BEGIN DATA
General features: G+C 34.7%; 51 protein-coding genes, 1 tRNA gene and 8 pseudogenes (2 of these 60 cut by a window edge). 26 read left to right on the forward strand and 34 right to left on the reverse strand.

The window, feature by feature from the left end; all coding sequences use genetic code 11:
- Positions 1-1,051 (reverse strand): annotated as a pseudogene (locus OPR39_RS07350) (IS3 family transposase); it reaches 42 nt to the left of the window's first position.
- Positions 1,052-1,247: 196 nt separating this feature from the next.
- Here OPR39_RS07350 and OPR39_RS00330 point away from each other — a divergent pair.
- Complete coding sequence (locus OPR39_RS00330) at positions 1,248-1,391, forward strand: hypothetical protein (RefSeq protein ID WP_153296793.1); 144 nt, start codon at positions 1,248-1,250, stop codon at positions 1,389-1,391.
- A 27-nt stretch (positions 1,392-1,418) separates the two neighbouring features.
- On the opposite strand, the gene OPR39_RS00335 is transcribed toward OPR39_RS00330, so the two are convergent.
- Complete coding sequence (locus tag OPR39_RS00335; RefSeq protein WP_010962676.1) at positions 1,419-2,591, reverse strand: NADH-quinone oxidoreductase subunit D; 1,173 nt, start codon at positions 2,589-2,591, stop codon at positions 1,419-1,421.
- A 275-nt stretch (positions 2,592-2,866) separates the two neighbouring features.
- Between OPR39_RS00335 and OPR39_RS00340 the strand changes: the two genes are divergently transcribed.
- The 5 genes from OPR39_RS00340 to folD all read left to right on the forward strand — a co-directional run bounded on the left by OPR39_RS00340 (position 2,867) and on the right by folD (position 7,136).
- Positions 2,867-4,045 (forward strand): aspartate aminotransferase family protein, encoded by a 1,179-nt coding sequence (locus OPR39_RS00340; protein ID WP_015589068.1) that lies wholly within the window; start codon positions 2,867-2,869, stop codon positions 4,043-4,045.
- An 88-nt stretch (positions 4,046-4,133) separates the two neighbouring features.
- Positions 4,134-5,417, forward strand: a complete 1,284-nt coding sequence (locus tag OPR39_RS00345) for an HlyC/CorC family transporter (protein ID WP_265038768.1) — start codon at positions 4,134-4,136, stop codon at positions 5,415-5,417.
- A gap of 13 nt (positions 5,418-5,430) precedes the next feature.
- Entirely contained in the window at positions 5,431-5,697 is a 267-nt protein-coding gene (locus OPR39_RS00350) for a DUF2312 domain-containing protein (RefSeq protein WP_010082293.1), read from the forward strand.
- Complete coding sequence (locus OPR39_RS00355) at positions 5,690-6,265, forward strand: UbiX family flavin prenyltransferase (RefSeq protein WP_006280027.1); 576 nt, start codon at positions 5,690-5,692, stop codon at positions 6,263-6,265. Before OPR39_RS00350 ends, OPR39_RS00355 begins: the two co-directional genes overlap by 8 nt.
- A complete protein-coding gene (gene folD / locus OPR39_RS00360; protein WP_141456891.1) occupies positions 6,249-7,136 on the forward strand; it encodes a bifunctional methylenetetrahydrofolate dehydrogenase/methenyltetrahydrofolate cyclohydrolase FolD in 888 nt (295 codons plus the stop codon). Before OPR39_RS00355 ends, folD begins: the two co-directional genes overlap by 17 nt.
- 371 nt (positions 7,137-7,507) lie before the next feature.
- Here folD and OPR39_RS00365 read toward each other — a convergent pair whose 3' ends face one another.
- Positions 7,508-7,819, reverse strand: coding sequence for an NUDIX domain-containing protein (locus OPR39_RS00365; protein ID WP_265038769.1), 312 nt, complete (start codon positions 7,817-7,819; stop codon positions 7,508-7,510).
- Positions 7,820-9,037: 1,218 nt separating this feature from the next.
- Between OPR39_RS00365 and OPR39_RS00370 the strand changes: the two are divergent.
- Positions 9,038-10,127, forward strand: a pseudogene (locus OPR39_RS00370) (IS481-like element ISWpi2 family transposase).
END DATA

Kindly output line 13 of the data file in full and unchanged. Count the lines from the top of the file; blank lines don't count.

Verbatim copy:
- Positions 2,867-4,045 (forward strand): aspartate aminotransferase family protein, encoded by a 1,179-nt coding sequence (locus OPR39_RS00340; protein ID WP_015589068.1) that lies wholly within the window; start codon positions 2,867-2,869, stop codon positions 4,043-4,045.